Stream near Rio Demini, Amazonas, Brazil
_ place in Biotope Aquarium Design Contest 2019
Volume: 194 L
Dimensions: 100x45x45 cm
List of fishes: Paracheirodon axelrodi, Paracheirodon axelrodi var.，Nannostomus marginatus, Hyphessobrycon paepkei, Hyphessobrycon sp., Hyphessobrycon sp. var., Apistogramma bitaeniata, Hyphessobrycon amapaensis, Hyphessobrycon notidanos. (Here I would like to apologize for the inappropriate existence of Hyphessobrycon amapaensis and Hyphessobrycon notidanos in my aquarium, which are not native to the biotope I tried to recreate. I am a tetra fan and I try to collect those species I admire, yet some of the species are not naturally distributed in the same biotope. Hyphessobrycon amapaensis is native to Amapa in Brazil while Hyphessobrycon notidanos is native to Tabajos basin. I planned to take them out before I took pictures, but I gave this thought up as I didn’t want to interrupt their comfortable life in this water and cause panic among other fishes.)
List of plants: a small amount of moss on top of the wood stretching out of water
Description of decorations: I used bags of small volcanic rocks as the bed of this aquarium, above which, I covered with white and beige river sand. In order to simulate the blackwater environment, I used oak tree leaves and alder cones as riverbed substrate, as well as some broken twigs. In addition, I laid a thin layer of peat between the tree leaves and sand. I picked some straight woods with branches to replicate shorter submerged trees while thick bare trunks as chopped trunks. Dry twigs laid at the bottom vertically are mimics of new plants just sprout but drowned by the flood. Decayed tree leaves and gaps between large woods at the bottom provide perfect foods and shelters for dwarf cichlids.
Description of equipment: one Eheim 2275 canister filter, LED 10W*2 4500K with dimming function to avoid sudden lighting up and shutting down
Water parameters: pH 6.4, gH 3, temp. 25℃
Additional info: –
INFORMATION ABOUT BIOTOPE
Description of the area surrounding the biotope: Demini river is a river in the Amazon rainforest of the state of Amazonas, Brazil. It is a northern tributary of the Rio Negro and joins the latter near Barcelos,. The Demini River is originated in the Serra do Araca State Park, with an area of approx. 1,820,000 hectares of catchment. As one major tributary of Rio Negro, Rio Demini has a lot of slow streams flowing through the rainforest. The whole catchment in both Rio Negro and Rio Demini is covered by thick vegetation, which makes the color of water brownish due to fallen tree leaves.
Description of the underwater landscape of the biotope: The rivers and tributaries in the Negro basin are famous for the brownish coloration. Fallen leaves of vegetations along the rivers, tributaries and streams pile on the riverbed, which may reach as deep as more than 1 meter. Tannis and humics released out of the decomposed leaves turn the water into a color as strong tea (known as blackwater) and a low pH value. Due to the dark color, aquatic plants can be hardly found in these rivers and streams, making the water relatively poor in nutrition. In rainy season, excessive rainwater floods into the woods, submerging tree roots, tall arbor trunks and other shorter plants. Large area of water sometimes makes several smaller adjacent streams a larger interconnected flood pond. Aquarium creatures, such tetras, dwarf cichlids, etc., prey on small planktons, insects, insect larvae, decayed leaves and fruits falling in the water. Thick tree leaves, dense tree trunks and fallen branches provide perfect shelters for them. There is also a unique form of tetra living in the blackwater rivers, which are covered by a shining silver coat on their scales (their Latin names are usually followed by the suffix var.). They usually exist in a very small amount but many species have this unique mutation. Most of them are quite rare.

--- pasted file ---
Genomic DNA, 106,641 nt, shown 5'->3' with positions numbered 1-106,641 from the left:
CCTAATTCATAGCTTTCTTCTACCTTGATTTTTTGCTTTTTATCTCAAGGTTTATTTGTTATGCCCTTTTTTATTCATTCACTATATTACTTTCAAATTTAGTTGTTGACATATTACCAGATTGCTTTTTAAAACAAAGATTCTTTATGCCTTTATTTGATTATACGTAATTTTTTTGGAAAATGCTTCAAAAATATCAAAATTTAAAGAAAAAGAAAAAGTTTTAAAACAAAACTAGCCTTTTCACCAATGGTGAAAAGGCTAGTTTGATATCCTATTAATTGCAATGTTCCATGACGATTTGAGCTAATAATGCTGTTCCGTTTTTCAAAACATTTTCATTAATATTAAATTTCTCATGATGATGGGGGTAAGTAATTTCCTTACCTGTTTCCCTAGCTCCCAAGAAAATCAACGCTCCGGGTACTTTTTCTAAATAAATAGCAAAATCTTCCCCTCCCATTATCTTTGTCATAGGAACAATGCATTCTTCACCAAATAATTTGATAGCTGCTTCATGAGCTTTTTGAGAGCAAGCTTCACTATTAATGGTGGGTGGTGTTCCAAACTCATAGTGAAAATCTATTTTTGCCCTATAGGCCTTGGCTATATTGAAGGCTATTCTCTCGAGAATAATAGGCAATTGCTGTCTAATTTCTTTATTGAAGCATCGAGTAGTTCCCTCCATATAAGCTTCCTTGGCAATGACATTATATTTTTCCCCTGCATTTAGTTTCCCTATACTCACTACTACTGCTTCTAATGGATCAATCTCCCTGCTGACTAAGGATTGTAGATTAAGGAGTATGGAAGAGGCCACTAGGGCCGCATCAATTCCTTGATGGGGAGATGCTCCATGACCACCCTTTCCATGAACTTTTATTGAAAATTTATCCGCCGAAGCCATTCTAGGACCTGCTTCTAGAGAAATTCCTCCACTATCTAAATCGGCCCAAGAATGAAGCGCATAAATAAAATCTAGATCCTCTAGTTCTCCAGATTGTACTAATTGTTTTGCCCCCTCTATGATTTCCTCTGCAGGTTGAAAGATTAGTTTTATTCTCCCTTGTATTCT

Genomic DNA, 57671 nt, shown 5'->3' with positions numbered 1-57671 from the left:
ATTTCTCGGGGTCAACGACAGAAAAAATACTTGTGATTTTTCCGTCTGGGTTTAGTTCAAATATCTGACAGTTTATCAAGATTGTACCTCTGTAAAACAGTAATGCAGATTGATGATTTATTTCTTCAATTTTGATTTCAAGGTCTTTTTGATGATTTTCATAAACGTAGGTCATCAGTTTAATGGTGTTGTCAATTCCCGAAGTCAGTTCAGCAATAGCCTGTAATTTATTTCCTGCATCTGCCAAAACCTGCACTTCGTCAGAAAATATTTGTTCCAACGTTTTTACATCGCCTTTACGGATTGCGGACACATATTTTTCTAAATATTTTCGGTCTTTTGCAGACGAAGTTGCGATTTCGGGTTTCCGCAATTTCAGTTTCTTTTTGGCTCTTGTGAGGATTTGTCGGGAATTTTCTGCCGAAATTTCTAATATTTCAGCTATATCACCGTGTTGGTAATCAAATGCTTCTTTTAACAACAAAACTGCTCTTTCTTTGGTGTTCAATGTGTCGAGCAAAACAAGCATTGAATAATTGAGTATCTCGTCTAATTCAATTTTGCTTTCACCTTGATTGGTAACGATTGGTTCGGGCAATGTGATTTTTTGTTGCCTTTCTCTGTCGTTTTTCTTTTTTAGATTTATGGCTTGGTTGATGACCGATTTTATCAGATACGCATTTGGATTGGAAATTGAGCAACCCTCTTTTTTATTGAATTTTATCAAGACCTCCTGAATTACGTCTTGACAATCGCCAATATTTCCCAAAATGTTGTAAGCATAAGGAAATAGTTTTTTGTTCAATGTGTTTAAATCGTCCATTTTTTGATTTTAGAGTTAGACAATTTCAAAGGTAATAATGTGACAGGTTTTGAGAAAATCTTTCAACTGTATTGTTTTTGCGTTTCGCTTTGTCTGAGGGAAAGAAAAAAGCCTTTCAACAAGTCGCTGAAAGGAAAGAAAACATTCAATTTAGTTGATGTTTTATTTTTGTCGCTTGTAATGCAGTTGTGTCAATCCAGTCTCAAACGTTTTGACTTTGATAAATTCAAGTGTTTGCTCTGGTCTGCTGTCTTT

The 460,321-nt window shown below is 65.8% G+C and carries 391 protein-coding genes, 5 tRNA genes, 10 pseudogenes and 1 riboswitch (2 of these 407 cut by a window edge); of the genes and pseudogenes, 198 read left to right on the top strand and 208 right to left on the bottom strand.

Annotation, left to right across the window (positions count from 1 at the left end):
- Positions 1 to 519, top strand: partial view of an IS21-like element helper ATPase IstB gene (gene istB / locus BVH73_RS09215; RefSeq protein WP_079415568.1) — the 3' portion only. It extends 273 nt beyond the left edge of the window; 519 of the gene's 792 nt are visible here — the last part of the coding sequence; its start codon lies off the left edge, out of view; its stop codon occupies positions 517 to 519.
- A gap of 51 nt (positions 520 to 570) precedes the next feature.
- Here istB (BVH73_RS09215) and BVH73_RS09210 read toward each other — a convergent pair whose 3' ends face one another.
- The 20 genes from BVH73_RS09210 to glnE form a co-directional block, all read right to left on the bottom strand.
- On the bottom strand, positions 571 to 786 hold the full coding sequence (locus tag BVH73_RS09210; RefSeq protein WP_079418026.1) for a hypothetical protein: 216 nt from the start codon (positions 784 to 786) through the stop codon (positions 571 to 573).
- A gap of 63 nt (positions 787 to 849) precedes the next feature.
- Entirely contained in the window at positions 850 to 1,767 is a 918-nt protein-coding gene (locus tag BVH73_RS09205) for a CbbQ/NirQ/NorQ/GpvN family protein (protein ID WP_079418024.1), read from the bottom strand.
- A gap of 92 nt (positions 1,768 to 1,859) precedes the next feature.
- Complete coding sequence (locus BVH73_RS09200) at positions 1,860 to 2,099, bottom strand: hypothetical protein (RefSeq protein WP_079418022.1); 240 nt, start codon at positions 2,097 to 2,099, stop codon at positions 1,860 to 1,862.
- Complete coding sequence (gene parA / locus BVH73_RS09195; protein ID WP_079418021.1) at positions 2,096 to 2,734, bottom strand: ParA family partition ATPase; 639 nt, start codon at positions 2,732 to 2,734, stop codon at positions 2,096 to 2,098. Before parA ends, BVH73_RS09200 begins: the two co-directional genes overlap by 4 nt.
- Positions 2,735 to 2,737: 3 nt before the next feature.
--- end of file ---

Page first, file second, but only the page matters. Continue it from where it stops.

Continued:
Description of the parameters of the habitat: There are significant differences in terms of water parameters in dry season and rainy season. In dry season (summer months in north hemisphere), due to the lack of rain water and heating weather, the water temperature can reach above 28℃ and pH would decrease to an extremely low level (around 4) since evaporation is much more than water supply. Meanwhile, the GH would rise as well. In rainy season, pouring rain water submerges the rainforest and dilutes the water ponds formed in dry season, which would rise the pH value to around 6.5. Rainwater is extremely soft and with very low conductivity and, lower temperature as well. These changes in water parameters stimulates fishes to swim around and spawn.
List of fishes and invertebrates occurring in the nature biotope: Paracheirodon axelrodi, Nannostomus marginatus, Hyphessobrycon paepkei, Hyphessobrycon sp., Apistogramma sp., Pseudacanthicus cf., Cichla ocellaris
List of plants found in the nature biotope: No aquatic plants except for flooded plants on land. Some parasite moss could be found on tree trunks due to the high humidity.
Threats to the ecology: Deforestation (lumbering, burning down…) is a severe threat to native ecosystem. Such changes in the jungle could bury small streams, possibly cause extinction to some native species no matter aquatic or terrestrial or amphibious, re-route some sections of the river and pollute the water. Such impact on the environment will not only damage native ecosystem and change local climate. If we do nothing to save the jungle, more and more precious creatures will go extinction even some of them are never found and revealed before. What’s worse, these negative effects will finally cause impacts on ourselves.